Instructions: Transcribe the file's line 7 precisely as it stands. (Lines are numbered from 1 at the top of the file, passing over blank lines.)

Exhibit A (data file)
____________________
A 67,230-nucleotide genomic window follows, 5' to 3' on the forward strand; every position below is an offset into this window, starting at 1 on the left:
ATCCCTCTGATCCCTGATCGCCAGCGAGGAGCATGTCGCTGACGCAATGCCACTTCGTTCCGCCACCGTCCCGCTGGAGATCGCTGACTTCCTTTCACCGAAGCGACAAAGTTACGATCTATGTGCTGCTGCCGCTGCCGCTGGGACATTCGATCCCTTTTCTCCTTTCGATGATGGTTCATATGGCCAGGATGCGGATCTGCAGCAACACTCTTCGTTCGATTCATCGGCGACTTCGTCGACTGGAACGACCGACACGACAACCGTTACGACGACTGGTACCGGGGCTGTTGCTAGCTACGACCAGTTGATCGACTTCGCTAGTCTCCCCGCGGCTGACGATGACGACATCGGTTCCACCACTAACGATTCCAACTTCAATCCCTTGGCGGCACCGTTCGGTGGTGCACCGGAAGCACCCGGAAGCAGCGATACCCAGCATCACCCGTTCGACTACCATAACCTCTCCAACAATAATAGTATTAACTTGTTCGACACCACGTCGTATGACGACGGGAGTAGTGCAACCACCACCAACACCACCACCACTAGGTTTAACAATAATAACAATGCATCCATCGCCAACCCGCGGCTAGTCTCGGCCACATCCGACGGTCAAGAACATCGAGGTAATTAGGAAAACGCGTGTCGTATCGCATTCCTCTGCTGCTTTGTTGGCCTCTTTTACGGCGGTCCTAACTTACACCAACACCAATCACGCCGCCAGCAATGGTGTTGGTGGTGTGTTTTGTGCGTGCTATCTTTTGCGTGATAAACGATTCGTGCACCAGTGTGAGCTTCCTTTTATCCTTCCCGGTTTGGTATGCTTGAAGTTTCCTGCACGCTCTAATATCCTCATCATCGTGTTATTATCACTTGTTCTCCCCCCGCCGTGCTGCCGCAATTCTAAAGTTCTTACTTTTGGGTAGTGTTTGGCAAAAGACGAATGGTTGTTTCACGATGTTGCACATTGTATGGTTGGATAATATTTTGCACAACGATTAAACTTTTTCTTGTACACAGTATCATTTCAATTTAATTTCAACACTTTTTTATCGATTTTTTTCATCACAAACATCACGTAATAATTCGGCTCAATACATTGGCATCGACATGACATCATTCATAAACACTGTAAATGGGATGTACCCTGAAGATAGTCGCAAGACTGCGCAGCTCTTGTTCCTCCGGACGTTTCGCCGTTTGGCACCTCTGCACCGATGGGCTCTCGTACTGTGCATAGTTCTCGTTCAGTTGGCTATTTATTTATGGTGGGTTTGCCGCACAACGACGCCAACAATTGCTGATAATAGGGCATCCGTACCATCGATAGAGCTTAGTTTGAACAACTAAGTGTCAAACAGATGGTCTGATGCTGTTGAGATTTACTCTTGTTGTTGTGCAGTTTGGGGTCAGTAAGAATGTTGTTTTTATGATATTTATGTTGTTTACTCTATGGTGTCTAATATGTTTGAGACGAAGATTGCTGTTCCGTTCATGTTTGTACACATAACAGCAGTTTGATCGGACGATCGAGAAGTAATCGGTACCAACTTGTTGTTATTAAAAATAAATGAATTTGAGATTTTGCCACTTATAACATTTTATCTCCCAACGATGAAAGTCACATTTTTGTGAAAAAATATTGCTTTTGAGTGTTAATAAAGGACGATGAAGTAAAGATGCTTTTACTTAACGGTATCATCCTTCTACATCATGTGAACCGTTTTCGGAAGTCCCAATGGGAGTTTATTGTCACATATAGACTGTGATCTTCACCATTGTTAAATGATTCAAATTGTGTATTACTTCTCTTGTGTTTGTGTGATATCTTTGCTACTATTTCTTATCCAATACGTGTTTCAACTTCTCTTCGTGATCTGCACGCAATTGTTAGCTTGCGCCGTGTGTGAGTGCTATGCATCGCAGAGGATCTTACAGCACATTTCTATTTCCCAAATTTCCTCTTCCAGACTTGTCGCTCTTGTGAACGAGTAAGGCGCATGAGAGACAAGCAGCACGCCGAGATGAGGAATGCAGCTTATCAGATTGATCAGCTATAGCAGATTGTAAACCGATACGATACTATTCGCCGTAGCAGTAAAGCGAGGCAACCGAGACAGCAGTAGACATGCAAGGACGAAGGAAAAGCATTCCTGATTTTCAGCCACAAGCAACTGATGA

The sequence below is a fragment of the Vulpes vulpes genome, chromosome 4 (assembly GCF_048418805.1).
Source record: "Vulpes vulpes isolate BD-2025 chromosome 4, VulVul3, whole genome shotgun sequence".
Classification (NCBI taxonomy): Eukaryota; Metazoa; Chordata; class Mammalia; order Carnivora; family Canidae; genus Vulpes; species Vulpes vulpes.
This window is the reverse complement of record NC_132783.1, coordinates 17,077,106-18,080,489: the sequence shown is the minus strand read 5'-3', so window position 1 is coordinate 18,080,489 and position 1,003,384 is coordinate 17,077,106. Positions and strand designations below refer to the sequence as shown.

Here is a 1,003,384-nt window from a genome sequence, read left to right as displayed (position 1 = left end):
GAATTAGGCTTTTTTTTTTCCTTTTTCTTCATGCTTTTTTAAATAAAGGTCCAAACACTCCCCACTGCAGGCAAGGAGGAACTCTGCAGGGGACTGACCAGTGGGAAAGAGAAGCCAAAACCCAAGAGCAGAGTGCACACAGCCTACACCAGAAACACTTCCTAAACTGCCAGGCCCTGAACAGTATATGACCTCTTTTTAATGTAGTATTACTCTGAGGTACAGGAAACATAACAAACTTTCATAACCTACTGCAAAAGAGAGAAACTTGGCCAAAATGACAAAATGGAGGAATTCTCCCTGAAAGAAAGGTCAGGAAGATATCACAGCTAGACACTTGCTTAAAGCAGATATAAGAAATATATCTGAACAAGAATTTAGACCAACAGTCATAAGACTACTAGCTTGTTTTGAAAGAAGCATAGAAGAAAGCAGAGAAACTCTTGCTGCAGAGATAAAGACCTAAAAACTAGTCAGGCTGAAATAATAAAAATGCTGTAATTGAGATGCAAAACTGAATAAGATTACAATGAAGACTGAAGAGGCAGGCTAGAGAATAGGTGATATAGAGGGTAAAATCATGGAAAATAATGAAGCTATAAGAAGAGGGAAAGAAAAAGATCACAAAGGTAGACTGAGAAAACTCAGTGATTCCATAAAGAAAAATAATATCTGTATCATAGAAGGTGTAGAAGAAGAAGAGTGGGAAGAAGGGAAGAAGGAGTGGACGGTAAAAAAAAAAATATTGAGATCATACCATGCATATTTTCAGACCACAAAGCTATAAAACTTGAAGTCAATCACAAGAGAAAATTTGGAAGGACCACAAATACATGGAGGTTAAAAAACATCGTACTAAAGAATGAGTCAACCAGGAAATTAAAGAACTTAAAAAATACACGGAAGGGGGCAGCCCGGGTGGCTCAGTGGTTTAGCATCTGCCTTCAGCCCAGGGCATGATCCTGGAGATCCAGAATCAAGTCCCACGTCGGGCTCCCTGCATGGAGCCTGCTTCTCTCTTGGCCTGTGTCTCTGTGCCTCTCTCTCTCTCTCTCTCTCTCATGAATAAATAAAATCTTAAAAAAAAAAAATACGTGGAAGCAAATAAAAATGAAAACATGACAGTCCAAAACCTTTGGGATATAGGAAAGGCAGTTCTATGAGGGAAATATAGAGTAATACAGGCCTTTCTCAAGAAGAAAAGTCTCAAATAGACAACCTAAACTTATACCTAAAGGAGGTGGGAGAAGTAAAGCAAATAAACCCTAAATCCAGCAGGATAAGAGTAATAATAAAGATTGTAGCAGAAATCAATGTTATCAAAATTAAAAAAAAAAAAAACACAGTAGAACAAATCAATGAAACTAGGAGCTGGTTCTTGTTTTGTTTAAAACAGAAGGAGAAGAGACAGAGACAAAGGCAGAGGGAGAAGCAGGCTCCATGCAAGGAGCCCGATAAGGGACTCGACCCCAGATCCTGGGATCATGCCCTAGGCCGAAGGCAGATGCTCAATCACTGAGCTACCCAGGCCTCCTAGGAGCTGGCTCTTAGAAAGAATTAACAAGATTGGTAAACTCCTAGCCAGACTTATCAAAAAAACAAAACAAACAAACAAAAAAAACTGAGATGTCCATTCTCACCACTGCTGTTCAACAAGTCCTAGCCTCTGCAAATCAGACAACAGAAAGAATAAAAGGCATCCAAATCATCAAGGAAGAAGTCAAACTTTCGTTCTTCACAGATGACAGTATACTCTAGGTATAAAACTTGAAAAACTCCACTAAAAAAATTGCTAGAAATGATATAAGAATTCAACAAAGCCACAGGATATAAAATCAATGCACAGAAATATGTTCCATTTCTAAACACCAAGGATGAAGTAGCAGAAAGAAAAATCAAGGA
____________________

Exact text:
Here is a 1,003,384-nt window from a genome sequence, read left to right as displayed (position 1 = left end):